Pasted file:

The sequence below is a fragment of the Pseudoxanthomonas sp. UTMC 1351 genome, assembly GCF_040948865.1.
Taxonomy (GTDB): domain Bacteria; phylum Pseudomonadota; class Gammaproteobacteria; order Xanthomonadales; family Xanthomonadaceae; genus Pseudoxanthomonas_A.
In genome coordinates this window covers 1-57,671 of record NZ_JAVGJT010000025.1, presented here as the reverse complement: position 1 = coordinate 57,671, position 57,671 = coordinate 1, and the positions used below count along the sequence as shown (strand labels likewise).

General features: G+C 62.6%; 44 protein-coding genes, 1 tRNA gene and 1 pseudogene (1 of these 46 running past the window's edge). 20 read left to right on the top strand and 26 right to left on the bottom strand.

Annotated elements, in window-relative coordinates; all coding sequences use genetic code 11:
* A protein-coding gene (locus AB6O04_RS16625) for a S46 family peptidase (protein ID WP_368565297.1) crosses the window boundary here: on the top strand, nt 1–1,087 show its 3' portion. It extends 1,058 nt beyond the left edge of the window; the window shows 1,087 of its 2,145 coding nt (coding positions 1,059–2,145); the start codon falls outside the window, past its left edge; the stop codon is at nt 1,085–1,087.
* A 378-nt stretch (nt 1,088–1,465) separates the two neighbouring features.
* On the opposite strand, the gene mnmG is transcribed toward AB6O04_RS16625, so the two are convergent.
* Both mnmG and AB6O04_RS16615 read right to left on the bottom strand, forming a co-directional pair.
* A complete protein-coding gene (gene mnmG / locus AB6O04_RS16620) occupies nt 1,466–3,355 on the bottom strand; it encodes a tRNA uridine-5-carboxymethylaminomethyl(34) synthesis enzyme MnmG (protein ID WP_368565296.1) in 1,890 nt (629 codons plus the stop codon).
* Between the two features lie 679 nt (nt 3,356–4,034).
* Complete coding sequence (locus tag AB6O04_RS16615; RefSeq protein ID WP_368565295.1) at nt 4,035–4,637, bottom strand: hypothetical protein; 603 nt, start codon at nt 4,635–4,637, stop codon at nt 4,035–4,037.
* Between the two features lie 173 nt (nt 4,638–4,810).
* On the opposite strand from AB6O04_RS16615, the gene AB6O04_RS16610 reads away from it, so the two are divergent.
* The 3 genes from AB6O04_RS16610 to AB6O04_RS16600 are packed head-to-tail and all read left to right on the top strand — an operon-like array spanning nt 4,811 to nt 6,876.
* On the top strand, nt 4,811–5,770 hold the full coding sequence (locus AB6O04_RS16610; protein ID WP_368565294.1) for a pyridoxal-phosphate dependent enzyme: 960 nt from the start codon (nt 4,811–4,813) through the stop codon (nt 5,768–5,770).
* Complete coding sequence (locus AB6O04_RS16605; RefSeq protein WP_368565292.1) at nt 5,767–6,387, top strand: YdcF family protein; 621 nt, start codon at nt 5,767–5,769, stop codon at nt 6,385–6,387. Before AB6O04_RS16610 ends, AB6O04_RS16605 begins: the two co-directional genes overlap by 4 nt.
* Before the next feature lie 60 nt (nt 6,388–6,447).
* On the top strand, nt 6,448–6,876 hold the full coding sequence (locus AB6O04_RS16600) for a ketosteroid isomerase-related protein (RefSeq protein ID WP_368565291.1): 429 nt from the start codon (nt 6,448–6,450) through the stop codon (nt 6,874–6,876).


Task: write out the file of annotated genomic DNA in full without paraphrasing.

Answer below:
The sequence below is a fragment of the Pseudoxanthomonas sp. UTMC 1351 genome, assembly GCF_040948865.1.
Taxonomy (GTDB): domain Bacteria; phylum Pseudomonadota; class Gammaproteobacteria; order Xanthomonadales; family Xanthomonadaceae; genus Pseudoxanthomonas_A.
In genome coordinates this window covers 1-57,671 of record NZ_JAVGJT010000025.1, presented here as the reverse complement: position 1 = coordinate 57,671, position 57,671 = coordinate 1, and the positions used below count along the sequence as shown (strand labels likewise).

General features: G+C 62.6%; 44 protein-coding genes, 1 tRNA gene and 1 pseudogene (1 of these 46 running past the window's edge). 20 read left to right on the top strand and 26 right to left on the bottom strand.

Annotated elements, in window-relative coordinates; all coding sequences use genetic code 11:
* A protein-coding gene (locus AB6O04_RS16625) for a S46 family peptidase (protein ID WP_368565297.1) crosses the window boundary here: on the top strand, nt 1–1,087 show its 3' portion. It extends 1,058 nt beyond the left edge of the window; the window shows 1,087 of its 2,145 coding nt (coding positions 1,059–2,145); the start codon falls outside the window, past its left edge; the stop codon is at nt 1,085–1,087.
* A 378-nt stretch (nt 1,088–1,465) separates the two neighbouring features.
* On the opposite strand, the gene mnmG is transcribed toward AB6O04_RS16625, so the two are convergent.
* Both mnmG and AB6O04_RS16615 read right to left on the bottom strand, forming a co-directional pair.
* A complete protein-coding gene (gene mnmG / locus AB6O04_RS16620) occupies nt 1,466–3,355 on the bottom strand; it encodes a tRNA uridine-5-carboxymethylaminomethyl(34) synthesis enzyme MnmG (protein ID WP_368565296.1) in 1,890 nt (629 codons plus the stop codon).
* Between the two features lie 679 nt (nt 3,356–4,034).
* Complete coding sequence (locus tag AB6O04_RS16615; RefSeq protein ID WP_368565295.1) at nt 4,035–4,637, bottom strand: hypothetical protein; 603 nt, start codon at nt 4,635–4,637, stop codon at nt 4,035–4,037.
* Between the two features lie 173 nt (nt 4,638–4,810).
* On the opposite strand from AB6O04_RS16615, the gene AB6O04_RS16610 reads away from it, so the two are divergent.
* The 3 genes from AB6O04_RS16610 to AB6O04_RS16600 are packed head-to-tail and all read left to right on the top strand — an operon-like array spanning nt 4,811 to nt 6,876.
* On the top strand, nt 4,811–5,770 hold the full coding sequence (locus AB6O04_RS16610; protein ID WP_368565294.1) for a pyridoxal-phosphate dependent enzyme: 960 nt from the start codon (nt 4,811–4,813) through the stop codon (nt 5,768–5,770).
* Complete coding sequence (locus AB6O04_RS16605; RefSeq protein WP_368565292.1) at nt 5,767–6,387, top strand: YdcF family protein; 621 nt, start codon at nt 5,767–5,769, stop codon at nt 6,385–6,387. Before AB6O04_RS16610 ends, AB6O04_RS16605 begins: the two co-directional genes overlap by 4 nt.
* Before the next feature lie 60 nt (nt 6,388–6,447).
* On the top strand, nt 6,448–6,876 hold the full coding sequence (locus AB6O04_RS16600) for a ketosteroid isomerase-related protein (RefSeq protein ID WP_368565291.1): 429 nt from the start codon (nt 6,448–6,450) through the stop codon (nt 6,874–6,876).